Responses to the statement “As a rule, the Finnish pension system is trustworthy.” A total of 70% of the respondents agreed or partly agreed. 18% of the respondents partly disagreed or disagreed. Source: Finnish Centre for Pensions. 

Trust in the pension system is also measured via the annual Pension Barometer. According to the survey, nearly three in four 18–79-year-olds had a positive view of the trustworthiness of the pension system. Men and older respondents trusted the pension system more often than others.

The share of persons finding the pension system to be trustworthy has grown since 2017. At the same time, the number of persons taking a critical stance towards the pension system has dropped from one fourth to less than one fifth.

Replies in 2017–2022 to the statement “I trust the Finnish pension system.” The share of persons taking a critical stance towards the pension system in Finland has dropped from 25% to 16% in the last six years. The share of persons taking a positive stance has risen from 59% to 72%. Source: Finnish Centre for Pensions.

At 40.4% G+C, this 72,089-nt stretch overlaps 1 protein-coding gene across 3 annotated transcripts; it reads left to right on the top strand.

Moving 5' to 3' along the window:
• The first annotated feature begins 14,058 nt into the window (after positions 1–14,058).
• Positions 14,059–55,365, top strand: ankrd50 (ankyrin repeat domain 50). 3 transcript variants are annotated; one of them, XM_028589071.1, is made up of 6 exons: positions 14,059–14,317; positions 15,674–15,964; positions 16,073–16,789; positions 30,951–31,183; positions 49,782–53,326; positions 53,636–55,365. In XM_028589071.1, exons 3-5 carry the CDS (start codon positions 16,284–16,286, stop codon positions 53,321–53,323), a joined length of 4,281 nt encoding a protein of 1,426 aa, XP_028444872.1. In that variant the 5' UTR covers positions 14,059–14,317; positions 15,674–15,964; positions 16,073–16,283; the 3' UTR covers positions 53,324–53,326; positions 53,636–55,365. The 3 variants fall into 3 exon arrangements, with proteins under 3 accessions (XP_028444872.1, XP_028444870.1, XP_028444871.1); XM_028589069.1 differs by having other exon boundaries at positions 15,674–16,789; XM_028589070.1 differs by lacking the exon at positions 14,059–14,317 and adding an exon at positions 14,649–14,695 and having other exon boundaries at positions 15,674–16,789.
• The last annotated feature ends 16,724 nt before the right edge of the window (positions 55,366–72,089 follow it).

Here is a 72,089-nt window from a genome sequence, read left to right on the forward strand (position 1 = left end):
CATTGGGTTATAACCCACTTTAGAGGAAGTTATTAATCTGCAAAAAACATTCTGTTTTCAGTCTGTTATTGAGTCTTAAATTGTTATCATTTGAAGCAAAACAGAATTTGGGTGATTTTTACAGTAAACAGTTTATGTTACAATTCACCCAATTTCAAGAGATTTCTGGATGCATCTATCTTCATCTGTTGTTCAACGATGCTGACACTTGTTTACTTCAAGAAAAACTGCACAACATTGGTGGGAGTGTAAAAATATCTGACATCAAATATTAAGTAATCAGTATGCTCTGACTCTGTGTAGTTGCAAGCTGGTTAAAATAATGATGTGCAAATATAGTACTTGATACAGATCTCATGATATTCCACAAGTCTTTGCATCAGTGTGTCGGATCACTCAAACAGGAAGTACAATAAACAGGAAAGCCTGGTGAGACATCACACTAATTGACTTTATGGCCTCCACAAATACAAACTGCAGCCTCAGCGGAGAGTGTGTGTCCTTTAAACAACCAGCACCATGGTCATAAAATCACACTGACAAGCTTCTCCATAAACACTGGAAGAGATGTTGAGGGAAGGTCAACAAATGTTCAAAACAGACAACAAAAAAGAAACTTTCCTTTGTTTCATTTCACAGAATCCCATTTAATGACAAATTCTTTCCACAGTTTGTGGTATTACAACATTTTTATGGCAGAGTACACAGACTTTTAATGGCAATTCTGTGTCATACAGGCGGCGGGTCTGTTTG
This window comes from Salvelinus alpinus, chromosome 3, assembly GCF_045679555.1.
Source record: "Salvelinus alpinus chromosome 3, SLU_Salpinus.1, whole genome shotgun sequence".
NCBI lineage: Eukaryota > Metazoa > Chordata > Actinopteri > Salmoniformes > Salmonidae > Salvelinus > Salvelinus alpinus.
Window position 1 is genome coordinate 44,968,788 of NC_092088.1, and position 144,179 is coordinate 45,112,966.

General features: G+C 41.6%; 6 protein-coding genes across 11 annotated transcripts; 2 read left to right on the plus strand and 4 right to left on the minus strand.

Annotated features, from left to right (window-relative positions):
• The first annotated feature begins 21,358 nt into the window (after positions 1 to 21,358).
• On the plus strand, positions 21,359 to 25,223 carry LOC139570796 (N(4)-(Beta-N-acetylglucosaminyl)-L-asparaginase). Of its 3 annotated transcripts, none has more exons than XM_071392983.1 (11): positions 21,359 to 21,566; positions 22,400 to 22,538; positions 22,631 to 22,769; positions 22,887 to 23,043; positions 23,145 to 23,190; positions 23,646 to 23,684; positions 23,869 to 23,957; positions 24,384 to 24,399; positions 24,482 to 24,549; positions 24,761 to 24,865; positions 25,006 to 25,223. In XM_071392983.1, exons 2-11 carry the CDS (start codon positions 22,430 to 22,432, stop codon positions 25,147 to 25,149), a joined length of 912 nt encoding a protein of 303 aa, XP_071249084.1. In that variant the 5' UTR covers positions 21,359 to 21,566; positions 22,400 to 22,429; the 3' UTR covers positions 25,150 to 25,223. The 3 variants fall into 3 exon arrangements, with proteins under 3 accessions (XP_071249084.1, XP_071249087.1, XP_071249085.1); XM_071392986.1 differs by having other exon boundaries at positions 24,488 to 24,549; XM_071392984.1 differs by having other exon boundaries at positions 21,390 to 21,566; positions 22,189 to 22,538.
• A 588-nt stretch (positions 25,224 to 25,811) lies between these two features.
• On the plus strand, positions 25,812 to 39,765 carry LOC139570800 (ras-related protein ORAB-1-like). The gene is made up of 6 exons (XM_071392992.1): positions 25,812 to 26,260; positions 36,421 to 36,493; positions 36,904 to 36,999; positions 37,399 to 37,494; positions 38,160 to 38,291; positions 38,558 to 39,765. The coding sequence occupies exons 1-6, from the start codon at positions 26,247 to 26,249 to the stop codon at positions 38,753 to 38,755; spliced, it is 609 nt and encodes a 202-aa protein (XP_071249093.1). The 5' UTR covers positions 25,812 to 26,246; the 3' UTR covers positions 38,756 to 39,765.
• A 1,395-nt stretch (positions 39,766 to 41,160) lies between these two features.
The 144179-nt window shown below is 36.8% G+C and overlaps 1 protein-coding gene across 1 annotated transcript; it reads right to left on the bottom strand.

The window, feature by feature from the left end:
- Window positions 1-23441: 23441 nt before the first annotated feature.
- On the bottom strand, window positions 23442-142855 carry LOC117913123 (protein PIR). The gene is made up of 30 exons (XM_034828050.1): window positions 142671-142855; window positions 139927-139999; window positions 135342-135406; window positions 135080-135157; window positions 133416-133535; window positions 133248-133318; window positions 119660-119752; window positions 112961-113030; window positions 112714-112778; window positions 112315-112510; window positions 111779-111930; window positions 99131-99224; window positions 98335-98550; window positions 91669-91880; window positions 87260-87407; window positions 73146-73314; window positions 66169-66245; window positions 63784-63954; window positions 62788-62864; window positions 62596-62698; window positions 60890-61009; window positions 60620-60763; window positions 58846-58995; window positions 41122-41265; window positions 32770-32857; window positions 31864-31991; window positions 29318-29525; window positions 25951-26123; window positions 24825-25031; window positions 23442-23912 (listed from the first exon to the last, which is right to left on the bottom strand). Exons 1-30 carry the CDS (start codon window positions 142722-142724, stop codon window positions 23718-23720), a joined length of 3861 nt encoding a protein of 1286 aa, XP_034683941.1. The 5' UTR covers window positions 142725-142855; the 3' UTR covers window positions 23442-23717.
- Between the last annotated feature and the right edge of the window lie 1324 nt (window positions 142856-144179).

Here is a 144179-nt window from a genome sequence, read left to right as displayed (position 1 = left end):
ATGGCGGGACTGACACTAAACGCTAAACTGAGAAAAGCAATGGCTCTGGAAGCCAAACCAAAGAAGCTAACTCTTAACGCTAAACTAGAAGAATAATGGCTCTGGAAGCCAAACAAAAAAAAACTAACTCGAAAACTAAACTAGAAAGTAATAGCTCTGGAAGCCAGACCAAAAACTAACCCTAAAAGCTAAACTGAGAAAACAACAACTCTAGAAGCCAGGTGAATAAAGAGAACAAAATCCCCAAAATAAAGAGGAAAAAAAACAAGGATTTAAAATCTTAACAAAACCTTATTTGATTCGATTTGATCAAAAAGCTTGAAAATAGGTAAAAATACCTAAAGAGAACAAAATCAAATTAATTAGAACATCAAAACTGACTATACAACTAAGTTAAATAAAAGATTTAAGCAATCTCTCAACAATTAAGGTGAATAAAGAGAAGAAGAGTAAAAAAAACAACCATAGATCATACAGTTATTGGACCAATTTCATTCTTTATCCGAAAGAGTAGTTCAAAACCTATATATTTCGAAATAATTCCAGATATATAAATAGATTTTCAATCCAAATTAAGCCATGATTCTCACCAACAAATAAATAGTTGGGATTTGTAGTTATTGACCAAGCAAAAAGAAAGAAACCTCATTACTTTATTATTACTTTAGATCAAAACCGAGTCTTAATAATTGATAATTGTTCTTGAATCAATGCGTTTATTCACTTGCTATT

Experience of continuity and inequality affect trust

According to the 2014 survey on trust in pensions and the 2019 survey on views on pensions, trust in pensions is boosted by the following: the perception of a secure and continuous system, trust in the Finnish welfare state, a transparent and developing system, and funded pension assets.

Trust in pensions is reduced by the following: experiences of inequalities, an insecure economic and employment situation, an ageing population and changing or weakening benefits.

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The 2019 survey on views on pensions maps the views on the current pension system and its future. The views were divided on several questions.

Views on current status of the pension system vary

Slightly less than half of the respondents found that pensions ensure a reasonable income for current retirees. Nearly as many were critical about the adequacy of pensions.